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Chapter 19.1: Oxidation and Reduction

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Chapter 19.1: Oxidation and Reduction Presentation Transcript

  • 1. Chapter 19.1
    Oxidation and Reduction
  • 2. Objectives:
    Assign oxidation numbers to reactant and product species.
    Defineoxidation and reduction.
    Explain what an oxidation-reduction reaction (redox reaction) is.
  • 3. Oxidation States
    • The oxidation number assigned to an element in a molecule is based on the distribution of electrons in that molecule.
    • 4. The rules by which oxidation numbers are assigned are summarized on the next slide.
    potassium dichromate
    chromium (III) chloride
    potassium chromate
    chromium (II) chloride
  • 5. Rules for Assigning Oxidation Numbers
  • 6. Assigning Oxidation Numbers
  • 7. Oxidation
    • Reactions in which the atoms or ions of an element experience an increase in oxidation state are oxidation processes.
    • 8. A species whose oxidation number increases is oxidized.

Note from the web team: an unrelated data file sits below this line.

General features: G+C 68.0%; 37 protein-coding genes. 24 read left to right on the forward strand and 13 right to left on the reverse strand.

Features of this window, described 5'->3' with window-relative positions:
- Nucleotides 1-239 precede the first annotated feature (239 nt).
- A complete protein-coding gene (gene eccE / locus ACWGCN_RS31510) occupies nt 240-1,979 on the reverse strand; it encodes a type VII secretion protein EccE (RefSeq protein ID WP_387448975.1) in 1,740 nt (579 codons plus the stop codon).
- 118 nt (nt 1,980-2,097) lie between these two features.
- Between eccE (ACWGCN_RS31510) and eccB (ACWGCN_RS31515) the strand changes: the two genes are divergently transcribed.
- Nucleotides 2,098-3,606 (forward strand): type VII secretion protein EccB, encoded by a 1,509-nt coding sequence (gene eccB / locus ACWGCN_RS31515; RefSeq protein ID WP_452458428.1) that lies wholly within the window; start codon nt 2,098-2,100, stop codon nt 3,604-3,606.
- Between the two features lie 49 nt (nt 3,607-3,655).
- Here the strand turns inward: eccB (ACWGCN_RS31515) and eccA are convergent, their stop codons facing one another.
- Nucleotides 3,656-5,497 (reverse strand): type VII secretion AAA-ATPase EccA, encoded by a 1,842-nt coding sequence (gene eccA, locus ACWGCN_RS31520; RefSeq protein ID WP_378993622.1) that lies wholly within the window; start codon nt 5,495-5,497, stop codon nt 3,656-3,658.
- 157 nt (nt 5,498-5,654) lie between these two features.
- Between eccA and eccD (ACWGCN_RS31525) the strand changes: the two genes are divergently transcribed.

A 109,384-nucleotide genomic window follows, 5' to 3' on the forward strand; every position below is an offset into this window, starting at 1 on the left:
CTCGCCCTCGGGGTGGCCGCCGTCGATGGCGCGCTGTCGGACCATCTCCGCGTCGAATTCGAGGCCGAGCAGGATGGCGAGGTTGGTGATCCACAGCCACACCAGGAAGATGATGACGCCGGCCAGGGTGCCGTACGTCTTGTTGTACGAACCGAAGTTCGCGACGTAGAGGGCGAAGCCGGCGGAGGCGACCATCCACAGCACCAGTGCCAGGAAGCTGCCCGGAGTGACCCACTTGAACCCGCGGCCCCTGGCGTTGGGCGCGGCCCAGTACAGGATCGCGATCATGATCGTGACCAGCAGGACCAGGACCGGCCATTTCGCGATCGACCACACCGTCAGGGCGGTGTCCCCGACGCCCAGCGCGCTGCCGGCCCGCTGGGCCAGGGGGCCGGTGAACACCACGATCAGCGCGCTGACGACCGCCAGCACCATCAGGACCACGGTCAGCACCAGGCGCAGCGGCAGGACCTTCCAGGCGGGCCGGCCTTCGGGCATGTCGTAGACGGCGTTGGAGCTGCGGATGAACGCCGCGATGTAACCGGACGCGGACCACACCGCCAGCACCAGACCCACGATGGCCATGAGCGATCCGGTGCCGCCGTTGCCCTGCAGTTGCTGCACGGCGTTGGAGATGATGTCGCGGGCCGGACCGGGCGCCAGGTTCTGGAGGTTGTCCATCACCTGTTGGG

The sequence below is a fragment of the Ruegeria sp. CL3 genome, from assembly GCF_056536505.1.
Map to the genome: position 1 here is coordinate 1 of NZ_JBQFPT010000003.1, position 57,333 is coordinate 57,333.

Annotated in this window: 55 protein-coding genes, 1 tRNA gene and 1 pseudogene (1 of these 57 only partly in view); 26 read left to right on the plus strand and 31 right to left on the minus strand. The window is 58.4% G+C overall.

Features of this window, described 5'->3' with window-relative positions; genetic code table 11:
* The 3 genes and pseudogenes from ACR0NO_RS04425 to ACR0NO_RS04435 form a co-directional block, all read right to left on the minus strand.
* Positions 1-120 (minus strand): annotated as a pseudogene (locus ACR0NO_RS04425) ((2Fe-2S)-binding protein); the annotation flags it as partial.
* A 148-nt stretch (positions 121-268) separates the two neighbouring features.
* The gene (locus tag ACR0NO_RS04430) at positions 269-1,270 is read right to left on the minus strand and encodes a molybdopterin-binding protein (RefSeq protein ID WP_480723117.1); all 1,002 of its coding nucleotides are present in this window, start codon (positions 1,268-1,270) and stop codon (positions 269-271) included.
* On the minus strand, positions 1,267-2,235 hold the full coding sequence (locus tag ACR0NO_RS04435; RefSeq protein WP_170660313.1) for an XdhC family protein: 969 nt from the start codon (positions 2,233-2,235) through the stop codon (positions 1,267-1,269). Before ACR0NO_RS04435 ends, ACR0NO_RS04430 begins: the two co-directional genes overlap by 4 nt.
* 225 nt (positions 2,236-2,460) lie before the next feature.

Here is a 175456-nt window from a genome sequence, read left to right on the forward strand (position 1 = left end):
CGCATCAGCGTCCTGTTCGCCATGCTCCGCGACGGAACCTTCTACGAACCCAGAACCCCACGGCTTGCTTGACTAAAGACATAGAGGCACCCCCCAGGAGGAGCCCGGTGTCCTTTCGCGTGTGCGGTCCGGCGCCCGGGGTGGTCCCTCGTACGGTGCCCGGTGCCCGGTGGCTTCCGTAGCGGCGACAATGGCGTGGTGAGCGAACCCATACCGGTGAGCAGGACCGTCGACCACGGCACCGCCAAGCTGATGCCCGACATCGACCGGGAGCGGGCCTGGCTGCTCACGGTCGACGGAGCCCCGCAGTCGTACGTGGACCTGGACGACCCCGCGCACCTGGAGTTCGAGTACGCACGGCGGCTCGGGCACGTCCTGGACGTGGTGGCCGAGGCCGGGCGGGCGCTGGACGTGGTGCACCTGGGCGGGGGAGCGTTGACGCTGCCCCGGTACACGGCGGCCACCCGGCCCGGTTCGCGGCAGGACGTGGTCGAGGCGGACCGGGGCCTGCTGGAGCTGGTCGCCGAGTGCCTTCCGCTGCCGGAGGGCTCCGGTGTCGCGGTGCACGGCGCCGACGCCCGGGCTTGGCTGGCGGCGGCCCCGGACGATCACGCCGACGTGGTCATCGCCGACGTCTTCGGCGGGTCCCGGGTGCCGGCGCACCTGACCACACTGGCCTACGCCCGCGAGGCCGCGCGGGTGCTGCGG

• Reduction
    • Reactions in which the oxidation state of an element decreases arereductionprocesses.
    • 9. A species that undergoes a decrease in oxidation state is reduced.
    Tungsten from Tungsten Oxide
    Aluminum from Aluminum Oxide
  • 10. Oxidation and Reduction as a Process
    • Any chemical process in which elements undergo changes in oxidation number is an oxidation-reduction reaction.
    • 11. This name is often shortened to redox reaction.
    • 12. The part of the reaction involving oxidation or reduction alone can be written as a half-reaction.
    • Equations for the reaction between nitric acid and copper illustrate the relationship between half-reactions and the overall redox reaction.
    (oxidation half-reaction)
    (reduction half-reaction)
    (redox reaction)
  • 13. Redox Reactions and Covalent Bonds
    • When hydrogen burns in chlorine, a covalent bond forms from the sharing of two electrons.
    • 14. The pair of electrons is more strongly attracted to the chlorine atom because of its higher electronegativity.
    • 15. Neither atom has totally lost or totally gained any electrons.
    • 16. Hydrogen has donated a share of its bonding electron to the chlorine but has not completely transferred that electron.
  • Particle Model for a Redox Reaction